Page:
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When conduct is charged to constitute an offense because it causes or threatens bodily harm, consent to such conduct or to the infliction of such harm is a defense if: 1 The bodily harm consented to or threatened by the conduct consented to is not serious; or 2 The conduct and the harm are reasonably foreseeable hazards of joint participation in a concerted activity of a kind not forbidden by law; or 3 The consent establishes a justification for the conduct under chapter 3 of the code.

Ineffective consent. Unless otherwise provided by the code or by the law defining the offense, assent does not constitute consent if: 1 It is given by a person who is legally incompetent to authorize the conduct charged to constitute the offense; or 2 It is given by a person who by reason of youth, mental disease or defect or intoxication is manifestly unable or known by the actor to be unable to make a reasonable judgment as to the nature of harmfulness of the conduct charged to constitute an offense; or 3 It is induced by force, duress or deception of a kind sought to be prevented by the law defining the offense.

Entrapment a. A public law enforcement official or a person engaged in cooperation with such an official or one acting as an agent of a public law enforcement official perpetrates an entrapment if for the purpose of obtaining evidence of the commission of an offense, he induces or encourages and, as a direct result, causes another person to engage in conduct constituting such offense by either: 1 Making knowingly false representations designed to induce the belief that such conduct is not prohibited; or 2 Employing methods of persuasion or inducement which create a substantial risk that such an offense will be committed by persons other than those who are ready to commit it.

The issue of entrapment shall be tried by the trier of fact. The defense afforded by this section is unavailable when causing or threatening bodily injury is an element of the offense charged and the prosecution is based on conduct causing or threatening such injury to a person other than the person perpetrating the entrapment. Execution of public duty a. Except as provided in subsection b. The other sections of this chapter apply to: 1 The use of force upon or toward the person of another for any of the purposes dealt with in such sections; and 2 The use of deadly force for any purpose, unless the use of such force is otherwise expressly authorized by law.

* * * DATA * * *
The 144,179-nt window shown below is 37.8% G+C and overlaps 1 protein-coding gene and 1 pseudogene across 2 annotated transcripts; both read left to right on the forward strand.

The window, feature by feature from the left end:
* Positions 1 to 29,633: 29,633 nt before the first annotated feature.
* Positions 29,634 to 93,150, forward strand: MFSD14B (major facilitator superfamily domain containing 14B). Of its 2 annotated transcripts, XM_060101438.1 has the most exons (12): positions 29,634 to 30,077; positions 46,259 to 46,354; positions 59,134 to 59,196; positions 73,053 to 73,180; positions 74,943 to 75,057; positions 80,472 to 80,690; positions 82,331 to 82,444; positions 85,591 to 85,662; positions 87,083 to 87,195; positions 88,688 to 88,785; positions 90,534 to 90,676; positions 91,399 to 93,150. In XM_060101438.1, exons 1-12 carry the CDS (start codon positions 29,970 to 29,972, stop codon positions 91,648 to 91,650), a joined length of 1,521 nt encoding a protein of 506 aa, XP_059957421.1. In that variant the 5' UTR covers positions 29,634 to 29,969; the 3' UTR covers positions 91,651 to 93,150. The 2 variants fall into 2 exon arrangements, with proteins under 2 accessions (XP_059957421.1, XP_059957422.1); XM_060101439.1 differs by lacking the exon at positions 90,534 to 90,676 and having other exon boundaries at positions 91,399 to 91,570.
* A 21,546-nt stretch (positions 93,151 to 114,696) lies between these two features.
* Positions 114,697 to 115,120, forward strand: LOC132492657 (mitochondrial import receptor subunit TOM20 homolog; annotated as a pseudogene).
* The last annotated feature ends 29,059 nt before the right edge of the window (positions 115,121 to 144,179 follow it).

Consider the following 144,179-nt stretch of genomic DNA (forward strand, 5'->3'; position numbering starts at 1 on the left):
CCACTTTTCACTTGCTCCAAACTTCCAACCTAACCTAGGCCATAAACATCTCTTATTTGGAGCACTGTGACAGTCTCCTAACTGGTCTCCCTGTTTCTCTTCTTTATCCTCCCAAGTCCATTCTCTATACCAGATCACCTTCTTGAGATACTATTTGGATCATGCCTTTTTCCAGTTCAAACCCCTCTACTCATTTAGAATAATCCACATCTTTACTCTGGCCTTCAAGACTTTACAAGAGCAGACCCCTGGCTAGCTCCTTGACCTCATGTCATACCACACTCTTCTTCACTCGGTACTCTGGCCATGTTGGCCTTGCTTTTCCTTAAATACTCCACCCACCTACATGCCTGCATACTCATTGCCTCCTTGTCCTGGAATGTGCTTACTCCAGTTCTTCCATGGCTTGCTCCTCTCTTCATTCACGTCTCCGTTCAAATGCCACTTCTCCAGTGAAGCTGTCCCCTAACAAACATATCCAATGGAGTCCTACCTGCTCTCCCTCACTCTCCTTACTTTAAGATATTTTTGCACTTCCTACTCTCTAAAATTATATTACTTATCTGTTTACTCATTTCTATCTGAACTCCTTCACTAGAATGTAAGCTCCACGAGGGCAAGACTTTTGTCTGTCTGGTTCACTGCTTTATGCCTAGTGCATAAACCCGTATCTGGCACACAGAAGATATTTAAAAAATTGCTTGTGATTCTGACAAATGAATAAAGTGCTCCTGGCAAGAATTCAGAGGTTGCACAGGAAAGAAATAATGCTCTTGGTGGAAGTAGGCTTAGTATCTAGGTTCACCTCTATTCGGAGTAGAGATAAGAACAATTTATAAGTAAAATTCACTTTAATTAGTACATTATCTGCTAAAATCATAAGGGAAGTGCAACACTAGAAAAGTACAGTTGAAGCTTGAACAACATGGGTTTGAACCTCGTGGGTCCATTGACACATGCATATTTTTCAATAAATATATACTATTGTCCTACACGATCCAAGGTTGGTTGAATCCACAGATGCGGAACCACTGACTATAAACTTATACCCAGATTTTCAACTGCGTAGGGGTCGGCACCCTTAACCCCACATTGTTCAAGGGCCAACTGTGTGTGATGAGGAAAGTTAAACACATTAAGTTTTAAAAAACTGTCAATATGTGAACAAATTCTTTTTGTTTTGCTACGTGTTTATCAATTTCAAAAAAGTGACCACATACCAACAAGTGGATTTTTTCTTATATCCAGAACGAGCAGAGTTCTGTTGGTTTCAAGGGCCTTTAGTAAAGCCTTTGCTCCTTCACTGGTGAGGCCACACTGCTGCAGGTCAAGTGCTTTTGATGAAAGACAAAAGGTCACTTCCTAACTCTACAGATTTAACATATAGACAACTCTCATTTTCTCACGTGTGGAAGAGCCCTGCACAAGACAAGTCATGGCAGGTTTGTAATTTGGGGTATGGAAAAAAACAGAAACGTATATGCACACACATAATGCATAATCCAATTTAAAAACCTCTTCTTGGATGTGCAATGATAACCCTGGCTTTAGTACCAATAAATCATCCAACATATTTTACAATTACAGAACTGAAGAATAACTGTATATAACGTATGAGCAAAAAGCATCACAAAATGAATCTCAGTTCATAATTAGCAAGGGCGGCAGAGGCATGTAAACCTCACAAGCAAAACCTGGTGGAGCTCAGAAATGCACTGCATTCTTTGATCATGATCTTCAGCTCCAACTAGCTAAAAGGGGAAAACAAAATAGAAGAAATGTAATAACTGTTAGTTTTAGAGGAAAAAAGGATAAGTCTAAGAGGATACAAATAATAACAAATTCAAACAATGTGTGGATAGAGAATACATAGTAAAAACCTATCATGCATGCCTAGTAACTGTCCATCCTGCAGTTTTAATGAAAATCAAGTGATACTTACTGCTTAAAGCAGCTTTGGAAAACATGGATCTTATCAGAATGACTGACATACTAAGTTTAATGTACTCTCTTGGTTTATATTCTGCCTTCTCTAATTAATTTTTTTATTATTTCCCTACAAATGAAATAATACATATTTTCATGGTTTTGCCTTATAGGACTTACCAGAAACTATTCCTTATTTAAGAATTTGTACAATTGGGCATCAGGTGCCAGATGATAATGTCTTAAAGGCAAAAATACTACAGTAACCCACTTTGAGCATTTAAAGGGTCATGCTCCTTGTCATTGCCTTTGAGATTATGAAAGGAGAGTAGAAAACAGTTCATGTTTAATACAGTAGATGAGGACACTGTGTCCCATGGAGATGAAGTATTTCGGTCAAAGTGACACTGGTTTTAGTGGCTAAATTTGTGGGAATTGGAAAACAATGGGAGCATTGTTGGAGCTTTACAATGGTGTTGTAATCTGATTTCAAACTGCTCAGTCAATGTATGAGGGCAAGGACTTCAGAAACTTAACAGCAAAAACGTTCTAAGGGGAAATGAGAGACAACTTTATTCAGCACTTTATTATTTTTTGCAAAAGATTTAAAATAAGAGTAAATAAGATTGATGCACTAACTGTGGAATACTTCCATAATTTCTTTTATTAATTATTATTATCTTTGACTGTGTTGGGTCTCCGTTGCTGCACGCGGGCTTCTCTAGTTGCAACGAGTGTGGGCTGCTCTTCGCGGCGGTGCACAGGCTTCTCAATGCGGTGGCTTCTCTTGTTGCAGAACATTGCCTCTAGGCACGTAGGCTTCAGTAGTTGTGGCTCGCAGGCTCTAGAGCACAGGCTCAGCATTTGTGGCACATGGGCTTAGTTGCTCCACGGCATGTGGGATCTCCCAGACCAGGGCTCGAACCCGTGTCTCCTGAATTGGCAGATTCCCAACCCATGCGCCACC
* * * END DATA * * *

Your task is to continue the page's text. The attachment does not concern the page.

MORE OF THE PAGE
The justification afforded by subsection a.

Use of Force in Self-Protection. Use of force justifiable for protection of the person. Subject to the provisions of this section and of section 2C, the use of force upon or toward another person is justifiable when the actor reasonably believes that such force is immediately necessary for the purpose of protecting himself against the use of unlawful force by such other person on the present occasion.


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Limitations on justifying necessity for use of force. Use of force for the protection of other persons a. Subject to the provisions of this section and of section 2C, the use of force upon or toward the person of another is justifiable to protect a third person when: 1 The actor would be justified under section 2C in using such force to protect himself against the injury he believes to be threatened to the person whom he seeks to protect; and 2 Under the circumstances as the actor reasonably believes them to be, the person whom he seeks to protect would be justified in using such protective force; and 3 The actor reasonably believes that his intervention is necessary for the protection of such other person.

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Notwithstanding subsection a. Use of force in defense of premises. Subject to the provisions of this section and of section 2C, the use of force upon or toward the person of another is justifiable when the actor is in possession or control of premises or is licensed or privileged to be thereon and he reasonably believes such force necessary to prevent or terminate what he reasonably believes to be the commission or attempted commission of a criminal trespass by such other person in or upon such premises. Limitations on justifiable use of force in defense of premises.


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The use of force is justifiable under this section only if the actor first requests the person against whom such force is used to desist from his interference with the property, unless the actor reasonably believes that: a Such request would be useless; b It would be dangerous to himself or another person to make the request; or c Substantial harm will be done to the physical condition of the property which is sought to be protected before the request can effectively be made.

The use of force is not justifiable under this section if the actor knows that the exclusion of the trespasser will expose him to substantial danger of serious bodily harm. The use of deadly force is not justifiable under subsection a. An actor within a dwelling shall be presumed to have a reasonable belief in the existence of the danger.

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The State must rebut this presumption by proof beyond a reasonable doubt. Use of force in defense of personal property. Subject to the provisions of subsection d.